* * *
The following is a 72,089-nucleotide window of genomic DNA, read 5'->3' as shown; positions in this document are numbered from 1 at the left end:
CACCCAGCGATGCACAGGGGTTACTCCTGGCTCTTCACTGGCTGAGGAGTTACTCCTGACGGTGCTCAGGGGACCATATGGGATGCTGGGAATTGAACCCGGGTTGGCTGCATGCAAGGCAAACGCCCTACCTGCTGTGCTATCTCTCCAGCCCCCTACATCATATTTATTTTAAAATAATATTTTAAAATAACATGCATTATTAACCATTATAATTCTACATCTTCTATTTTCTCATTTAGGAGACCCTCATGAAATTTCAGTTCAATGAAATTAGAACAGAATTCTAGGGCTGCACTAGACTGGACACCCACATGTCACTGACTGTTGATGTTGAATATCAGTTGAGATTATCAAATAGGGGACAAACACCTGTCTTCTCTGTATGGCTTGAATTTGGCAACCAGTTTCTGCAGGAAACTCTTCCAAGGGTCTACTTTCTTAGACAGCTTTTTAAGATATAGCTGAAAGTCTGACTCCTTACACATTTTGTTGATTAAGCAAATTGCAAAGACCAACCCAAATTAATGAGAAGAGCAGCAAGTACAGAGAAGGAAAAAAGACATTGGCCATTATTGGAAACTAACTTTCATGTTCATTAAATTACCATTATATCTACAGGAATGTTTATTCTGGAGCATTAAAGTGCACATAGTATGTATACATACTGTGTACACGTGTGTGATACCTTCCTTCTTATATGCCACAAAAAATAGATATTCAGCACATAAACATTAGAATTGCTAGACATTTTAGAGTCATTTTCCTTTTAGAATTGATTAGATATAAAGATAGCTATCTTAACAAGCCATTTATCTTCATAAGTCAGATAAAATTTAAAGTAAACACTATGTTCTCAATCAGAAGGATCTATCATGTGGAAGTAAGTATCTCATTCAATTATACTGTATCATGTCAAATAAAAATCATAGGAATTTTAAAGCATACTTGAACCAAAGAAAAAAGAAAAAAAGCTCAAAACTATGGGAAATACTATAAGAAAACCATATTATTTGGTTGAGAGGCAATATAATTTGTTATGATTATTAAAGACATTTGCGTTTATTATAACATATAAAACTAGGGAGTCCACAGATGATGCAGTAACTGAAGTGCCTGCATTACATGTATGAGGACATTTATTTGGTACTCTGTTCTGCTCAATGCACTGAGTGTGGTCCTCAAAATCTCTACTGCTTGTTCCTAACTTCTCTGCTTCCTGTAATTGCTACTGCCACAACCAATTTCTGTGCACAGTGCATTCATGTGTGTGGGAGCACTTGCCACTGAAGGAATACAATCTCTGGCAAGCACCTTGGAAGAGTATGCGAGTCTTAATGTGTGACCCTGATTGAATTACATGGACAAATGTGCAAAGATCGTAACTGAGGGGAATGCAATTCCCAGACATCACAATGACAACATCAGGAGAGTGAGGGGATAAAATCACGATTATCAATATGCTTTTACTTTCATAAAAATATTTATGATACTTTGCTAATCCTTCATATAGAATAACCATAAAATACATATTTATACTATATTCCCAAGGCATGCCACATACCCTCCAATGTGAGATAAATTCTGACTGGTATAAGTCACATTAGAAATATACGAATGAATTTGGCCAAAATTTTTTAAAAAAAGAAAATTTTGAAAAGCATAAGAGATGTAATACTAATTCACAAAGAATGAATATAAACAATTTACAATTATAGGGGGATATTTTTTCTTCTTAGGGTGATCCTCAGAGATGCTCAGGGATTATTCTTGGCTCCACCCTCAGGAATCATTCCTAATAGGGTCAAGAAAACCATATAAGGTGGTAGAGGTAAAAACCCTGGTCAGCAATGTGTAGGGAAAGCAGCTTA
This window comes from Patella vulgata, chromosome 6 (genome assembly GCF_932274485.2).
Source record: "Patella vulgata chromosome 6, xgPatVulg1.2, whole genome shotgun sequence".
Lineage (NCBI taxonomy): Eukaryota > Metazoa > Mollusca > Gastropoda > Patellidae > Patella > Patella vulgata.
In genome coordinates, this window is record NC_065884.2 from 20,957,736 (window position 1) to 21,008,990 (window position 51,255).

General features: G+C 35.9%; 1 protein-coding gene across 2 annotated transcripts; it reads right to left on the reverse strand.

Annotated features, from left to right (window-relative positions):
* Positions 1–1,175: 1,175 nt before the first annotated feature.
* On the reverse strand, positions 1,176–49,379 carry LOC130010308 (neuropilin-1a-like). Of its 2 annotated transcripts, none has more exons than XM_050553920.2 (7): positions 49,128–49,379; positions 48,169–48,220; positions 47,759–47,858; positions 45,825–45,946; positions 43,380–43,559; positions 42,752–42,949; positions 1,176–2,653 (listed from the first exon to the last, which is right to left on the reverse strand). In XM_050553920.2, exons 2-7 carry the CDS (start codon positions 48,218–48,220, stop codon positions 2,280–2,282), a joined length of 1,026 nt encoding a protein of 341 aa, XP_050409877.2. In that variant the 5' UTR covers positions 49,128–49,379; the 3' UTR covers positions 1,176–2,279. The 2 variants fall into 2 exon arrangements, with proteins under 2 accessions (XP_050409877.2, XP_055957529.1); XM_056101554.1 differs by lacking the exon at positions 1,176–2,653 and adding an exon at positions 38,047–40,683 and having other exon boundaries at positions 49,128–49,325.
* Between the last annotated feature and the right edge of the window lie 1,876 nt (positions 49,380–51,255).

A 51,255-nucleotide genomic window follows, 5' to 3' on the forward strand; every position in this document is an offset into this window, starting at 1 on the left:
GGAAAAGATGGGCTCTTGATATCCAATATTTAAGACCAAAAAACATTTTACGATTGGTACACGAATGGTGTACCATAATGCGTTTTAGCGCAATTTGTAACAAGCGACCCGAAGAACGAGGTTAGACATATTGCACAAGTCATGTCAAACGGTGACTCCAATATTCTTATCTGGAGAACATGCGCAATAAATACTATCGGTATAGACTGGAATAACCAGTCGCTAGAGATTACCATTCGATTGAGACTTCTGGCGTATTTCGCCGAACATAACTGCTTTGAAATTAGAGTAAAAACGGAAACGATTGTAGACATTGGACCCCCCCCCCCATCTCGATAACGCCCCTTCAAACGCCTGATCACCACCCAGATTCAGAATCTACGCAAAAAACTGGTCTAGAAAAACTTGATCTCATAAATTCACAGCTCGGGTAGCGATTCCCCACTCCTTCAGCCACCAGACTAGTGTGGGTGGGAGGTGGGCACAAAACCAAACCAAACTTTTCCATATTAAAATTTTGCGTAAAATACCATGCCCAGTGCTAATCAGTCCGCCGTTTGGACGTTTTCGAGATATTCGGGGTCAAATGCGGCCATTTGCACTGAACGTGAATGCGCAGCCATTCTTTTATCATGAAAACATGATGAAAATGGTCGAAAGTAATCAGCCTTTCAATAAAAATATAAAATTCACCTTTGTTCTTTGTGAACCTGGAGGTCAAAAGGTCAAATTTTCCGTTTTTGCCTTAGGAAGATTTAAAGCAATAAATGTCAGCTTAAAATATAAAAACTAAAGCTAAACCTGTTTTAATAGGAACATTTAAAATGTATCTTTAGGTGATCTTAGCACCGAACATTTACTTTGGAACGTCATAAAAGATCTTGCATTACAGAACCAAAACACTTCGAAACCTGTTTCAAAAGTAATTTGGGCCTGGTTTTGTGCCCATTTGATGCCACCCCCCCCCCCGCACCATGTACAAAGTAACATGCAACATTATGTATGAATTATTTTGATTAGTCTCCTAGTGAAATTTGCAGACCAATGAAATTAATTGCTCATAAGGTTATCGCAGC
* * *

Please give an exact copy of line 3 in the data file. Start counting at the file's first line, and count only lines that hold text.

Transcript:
This window comes from Patella vulgata, chromosome 6 (genome assembly GCF_932274485.2).